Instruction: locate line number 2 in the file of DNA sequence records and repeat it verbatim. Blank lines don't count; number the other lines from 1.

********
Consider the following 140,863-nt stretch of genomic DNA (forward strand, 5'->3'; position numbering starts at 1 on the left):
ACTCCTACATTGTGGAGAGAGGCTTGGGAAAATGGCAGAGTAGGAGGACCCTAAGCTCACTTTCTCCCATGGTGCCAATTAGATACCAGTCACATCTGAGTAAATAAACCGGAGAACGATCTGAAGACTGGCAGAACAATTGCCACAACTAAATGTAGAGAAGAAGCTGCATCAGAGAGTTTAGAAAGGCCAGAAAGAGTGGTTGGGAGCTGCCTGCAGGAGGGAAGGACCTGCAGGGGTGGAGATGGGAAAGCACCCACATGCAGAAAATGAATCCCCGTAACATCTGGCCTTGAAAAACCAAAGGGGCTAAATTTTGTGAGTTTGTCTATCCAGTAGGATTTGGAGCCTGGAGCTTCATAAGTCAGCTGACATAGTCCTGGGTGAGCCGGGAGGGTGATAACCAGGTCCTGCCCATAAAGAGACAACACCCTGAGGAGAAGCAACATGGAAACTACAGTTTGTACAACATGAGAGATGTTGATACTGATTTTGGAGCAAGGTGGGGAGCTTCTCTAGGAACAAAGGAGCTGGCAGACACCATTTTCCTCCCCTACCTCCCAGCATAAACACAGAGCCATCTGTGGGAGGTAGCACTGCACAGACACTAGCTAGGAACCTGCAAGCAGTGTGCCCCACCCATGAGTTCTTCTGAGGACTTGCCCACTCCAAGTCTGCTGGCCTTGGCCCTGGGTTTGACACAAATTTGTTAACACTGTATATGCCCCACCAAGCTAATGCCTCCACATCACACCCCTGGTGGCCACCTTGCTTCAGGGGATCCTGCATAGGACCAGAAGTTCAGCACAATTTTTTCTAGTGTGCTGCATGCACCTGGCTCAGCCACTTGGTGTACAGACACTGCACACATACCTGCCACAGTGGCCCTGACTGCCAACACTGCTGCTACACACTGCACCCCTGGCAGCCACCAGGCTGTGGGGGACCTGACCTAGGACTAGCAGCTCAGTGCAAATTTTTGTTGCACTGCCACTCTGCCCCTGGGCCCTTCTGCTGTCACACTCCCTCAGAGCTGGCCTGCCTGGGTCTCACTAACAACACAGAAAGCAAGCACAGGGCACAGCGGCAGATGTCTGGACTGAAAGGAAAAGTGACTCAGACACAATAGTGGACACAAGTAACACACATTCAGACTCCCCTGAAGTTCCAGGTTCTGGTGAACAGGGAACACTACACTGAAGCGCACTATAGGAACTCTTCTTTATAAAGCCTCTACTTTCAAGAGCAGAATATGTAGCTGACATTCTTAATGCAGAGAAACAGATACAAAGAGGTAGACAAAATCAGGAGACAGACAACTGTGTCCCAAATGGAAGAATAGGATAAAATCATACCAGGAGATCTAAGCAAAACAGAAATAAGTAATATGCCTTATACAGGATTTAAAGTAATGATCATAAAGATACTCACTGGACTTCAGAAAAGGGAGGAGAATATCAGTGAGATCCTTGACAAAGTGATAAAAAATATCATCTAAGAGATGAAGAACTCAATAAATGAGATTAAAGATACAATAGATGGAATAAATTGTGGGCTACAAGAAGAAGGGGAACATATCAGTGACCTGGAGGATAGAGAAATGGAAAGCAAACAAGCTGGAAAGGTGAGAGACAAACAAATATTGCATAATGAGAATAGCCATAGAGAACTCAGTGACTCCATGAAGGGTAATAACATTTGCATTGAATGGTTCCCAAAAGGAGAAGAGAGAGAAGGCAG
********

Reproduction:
ACTCCTACATTGTGGAGAGAGGCTTGGGAAAATGGCAGAGTAGGAGGACCCTAAGCTCACTTTCTCCCATGGTGCCAATTAGATACCAGTCACATCTGAGTAAATAAACCGGAGAACGATCTGAAGACTGGCAGAACAATTGCCACAACTAAATGTAGAGAAGAAGCTGCATCAGAGAGTTTAGAAAGGCCAGAAAGAGTGGTTGGGAGCTGCCTGCAGGAGGGAAGGACCTGCAGGGGTGGAGATGGGAAAGCACCCACATGCAGAAAATGAATCCCCGTAACATCTGGCCTTGAAAAACCAAAGGGGCTAAATTTTGTGAGTTTGTCTATCCAGTAGGATTTGGAGCCTGGAGCTTCATAAGTCAGCTGACATAGTCCTGGGTGAGCCGGGAGGGTGATAACCAGGTCCTGCCCATAAAGAGACAACACCCTGAGGAGAAGCAACATGGAAACTACAGTTTGTACAACATGAGAGATGTTGATACTGATTTTGGAGCAAGGTGGGGAGCTTCTCTAGGAACAAAGGAGCTGGCAGACACCATTTTCCTCCCCTACCTCCCAGCATAAACACAGAGCCATCTGTGGGAGGTAGCACTGCACAGACACTAGCTAGGAACCTGCAAGCAGTGTGCCCCACCCATGAGTTCTTCTGAGGACTTGCCCACTCCAAGTCTGCTGGCCTTGGCCCTGGGTTTGACACAAATTTGTTAACACTGTATATGCCCCACCAAGCTAATGCCTCCACATCACACCCCTGGTGGCCACCTTGCTTCAGGGGATCCTGCATAGGACCAGAAGTTCAGCACAATTTTTTCTAGTGTGCTGCATGCACCTGGCTCAGCCACTTGGTGTACAGACACTGCACACATACCTGCCACAGTGGCCCTGACTGCCAACACTGCTGCTACACACTGCACCCCTGGCAGCCACCAGGCTGTGGGGGACCTGACCTAGGACTAGCAGCTCAGTGCAAATTTTTGTTGCACTGCCACTCTGCCCCTGGGCCCTTCTGCTGTCACACTCCCTCAGAGCTGGCCTGCCTGGGTCTCACTAACAACACAGAAAGCAAGCACAGGGCACAGCGGCAGATGTCTGGACTGAAAGGAAAAGTGACTCAGACACAATAGTGGACACAAGTAACACACATTCAGACTCCCCTGAAGTTCCAGGTTCTGGTGAACAGGGAACACTACACTGAAGCGCACTATAGGAACTCTTCTTTATAAAGCCTCTACTTTCAAGAGCAGAATATGTAGCTGACATTCTTAATGCAGAGAAACAGATACAAAGAGGTAGACAAAATCAGGAGACAGACAACTGTGTCCCAAATGGAAGAATAGGATAAAATCATACCAGGAGATCTAAGCAAAACAGAAATAAGTAATATGCCTTATACAGGATTTAAAGTAATGATCATAAAGATACTCACTGGACTTCAGAAAAGGGAGGAGAATATCAGTGAGATCCTTGACAAAGTGATAAAAAATATCATCTAAGAGATGAAGAACTCAATAAATGAGATTAAAGATACAATAGATGGAATAAATTGTGGGCTACAAGAAGAAGGGGAACATATCAGTGACCTGGAGGATAGAGAAATGGAAAGCAAACAAGCTGGAAAGGTGAGAGACAAACAAATATTGCATAATGAGAATAGCCATAGAGAACTCAGTGACTCCATGAAGGGTAATAACATTTGCATTGAATGGTTCCCAAAAGGAGAAGAGAGAGAAGGCAG